Dr. Andrea Benedetti of McGill University, Dr. Marie-Elise Parent of INRS-Institut Armand Frappier and Dr. Jack Siemiatycki of the University of Montreal said they compared people who drank heavily to a reference group, who abstained or drank only very occasionally.
The researchers used data collected for a large occupational cancer study conducted in Montreal in the 1980s that involved lifetime interviews on job histories, alcohol, smoking cigarettes, diet and socioeconomic status.
The study, published in the journal Cancer Detection and Prevention, found people in the highest alcohol consumption category increased their risk of developing esophageal cancer sevenfold, colon cancer by 80 percent and lung cancer by 50 percent as well as increased cancer risk for stomach cancer, liver cancer and prostate cancer, rectum and pancreas.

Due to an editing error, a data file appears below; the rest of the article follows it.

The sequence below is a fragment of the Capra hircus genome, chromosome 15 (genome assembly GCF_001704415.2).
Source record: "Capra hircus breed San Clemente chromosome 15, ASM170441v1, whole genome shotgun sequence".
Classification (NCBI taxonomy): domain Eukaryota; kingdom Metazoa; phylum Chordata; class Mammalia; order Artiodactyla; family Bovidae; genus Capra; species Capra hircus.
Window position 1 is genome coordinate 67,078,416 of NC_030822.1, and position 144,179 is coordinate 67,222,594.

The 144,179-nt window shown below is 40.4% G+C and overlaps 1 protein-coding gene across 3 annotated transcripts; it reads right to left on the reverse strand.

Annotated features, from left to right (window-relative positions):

"For the most part we showed that light drinkers were less affected or not affected at all," said Benedetti. "It is people who drink every day or multiple times a day who are at risk."
Moderate drinking -- less than daily -- and wine consumption did not show the same effects, the study said.